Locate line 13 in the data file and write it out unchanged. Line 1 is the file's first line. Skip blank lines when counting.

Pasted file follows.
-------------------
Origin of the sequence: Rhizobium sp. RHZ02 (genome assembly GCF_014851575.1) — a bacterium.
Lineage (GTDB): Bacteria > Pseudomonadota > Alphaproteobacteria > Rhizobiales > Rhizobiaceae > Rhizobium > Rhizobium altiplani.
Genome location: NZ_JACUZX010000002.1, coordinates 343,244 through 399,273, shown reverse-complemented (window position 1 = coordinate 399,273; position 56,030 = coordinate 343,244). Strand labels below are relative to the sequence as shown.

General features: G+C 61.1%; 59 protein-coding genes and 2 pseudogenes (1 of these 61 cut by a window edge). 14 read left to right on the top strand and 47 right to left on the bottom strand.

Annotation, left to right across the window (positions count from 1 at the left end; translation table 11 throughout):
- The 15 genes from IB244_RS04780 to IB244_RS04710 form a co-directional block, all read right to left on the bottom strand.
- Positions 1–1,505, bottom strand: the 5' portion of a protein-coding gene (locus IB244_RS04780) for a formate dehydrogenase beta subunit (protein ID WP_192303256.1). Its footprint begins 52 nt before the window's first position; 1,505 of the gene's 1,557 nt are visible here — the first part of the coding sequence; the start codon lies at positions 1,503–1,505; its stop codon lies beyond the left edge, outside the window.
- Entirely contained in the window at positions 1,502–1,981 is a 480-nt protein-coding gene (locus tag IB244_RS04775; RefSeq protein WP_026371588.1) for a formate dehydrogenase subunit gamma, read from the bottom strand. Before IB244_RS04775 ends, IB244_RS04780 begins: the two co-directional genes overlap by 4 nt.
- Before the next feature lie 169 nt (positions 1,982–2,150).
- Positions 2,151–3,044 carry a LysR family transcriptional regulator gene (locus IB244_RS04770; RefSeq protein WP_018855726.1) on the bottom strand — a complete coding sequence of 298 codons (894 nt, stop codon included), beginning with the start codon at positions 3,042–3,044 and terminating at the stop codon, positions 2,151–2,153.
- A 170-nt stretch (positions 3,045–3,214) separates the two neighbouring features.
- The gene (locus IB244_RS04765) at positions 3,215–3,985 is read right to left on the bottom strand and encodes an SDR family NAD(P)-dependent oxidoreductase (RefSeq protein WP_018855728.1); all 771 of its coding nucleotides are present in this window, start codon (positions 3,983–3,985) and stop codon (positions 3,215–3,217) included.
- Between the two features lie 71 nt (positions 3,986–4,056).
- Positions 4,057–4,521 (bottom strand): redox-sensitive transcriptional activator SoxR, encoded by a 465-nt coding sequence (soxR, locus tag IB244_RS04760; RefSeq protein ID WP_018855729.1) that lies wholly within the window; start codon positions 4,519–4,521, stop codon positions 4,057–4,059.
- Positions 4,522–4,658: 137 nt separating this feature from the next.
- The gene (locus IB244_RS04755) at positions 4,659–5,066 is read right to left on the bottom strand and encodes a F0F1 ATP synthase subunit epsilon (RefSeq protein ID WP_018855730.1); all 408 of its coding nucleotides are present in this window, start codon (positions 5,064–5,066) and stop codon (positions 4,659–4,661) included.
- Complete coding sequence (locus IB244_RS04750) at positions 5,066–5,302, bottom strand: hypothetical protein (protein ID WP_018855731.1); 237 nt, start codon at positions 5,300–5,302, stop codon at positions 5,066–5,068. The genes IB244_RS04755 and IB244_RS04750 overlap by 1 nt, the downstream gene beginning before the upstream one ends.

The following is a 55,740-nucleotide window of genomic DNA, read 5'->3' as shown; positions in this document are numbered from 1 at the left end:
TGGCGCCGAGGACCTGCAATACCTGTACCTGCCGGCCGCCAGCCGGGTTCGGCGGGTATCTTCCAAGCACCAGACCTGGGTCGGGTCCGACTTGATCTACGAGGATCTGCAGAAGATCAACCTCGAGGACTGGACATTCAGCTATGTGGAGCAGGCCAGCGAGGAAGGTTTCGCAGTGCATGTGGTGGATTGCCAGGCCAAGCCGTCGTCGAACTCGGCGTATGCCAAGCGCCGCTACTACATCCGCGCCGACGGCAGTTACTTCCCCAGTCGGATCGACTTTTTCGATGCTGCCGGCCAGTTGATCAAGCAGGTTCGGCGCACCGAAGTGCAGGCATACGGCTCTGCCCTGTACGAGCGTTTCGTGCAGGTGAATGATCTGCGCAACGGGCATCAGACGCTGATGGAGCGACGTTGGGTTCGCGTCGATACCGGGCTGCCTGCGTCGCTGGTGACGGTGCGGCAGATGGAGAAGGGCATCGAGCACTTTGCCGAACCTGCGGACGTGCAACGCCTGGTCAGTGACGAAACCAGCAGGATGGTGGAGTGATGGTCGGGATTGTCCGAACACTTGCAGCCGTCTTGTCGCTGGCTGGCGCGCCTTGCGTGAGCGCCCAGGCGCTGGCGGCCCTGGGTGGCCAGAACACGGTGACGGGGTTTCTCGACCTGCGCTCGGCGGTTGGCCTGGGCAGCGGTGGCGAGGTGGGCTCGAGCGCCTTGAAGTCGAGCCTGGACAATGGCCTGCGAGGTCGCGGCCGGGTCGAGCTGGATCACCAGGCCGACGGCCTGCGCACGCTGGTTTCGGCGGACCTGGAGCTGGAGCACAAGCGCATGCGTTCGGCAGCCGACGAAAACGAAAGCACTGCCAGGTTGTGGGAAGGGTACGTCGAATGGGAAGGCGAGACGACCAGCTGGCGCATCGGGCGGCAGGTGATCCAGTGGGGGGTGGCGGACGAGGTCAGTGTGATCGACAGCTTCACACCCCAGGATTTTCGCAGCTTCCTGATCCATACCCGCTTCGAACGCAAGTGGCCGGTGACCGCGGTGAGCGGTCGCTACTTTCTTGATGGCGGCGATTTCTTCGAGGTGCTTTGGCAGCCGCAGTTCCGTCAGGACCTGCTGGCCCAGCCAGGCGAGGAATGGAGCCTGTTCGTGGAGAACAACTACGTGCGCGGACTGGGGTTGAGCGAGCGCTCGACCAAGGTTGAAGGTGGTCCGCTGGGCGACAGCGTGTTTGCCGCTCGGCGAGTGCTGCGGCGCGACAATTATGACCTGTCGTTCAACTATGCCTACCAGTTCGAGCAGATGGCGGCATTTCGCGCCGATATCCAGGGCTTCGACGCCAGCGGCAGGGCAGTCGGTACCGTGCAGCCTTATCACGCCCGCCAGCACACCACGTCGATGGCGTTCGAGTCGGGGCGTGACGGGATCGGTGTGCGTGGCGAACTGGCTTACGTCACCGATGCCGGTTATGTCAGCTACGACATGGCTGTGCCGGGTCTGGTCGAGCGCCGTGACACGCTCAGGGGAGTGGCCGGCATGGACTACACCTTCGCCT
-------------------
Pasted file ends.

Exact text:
- Between the two features lie 71 nt (positions 3,986–4,056).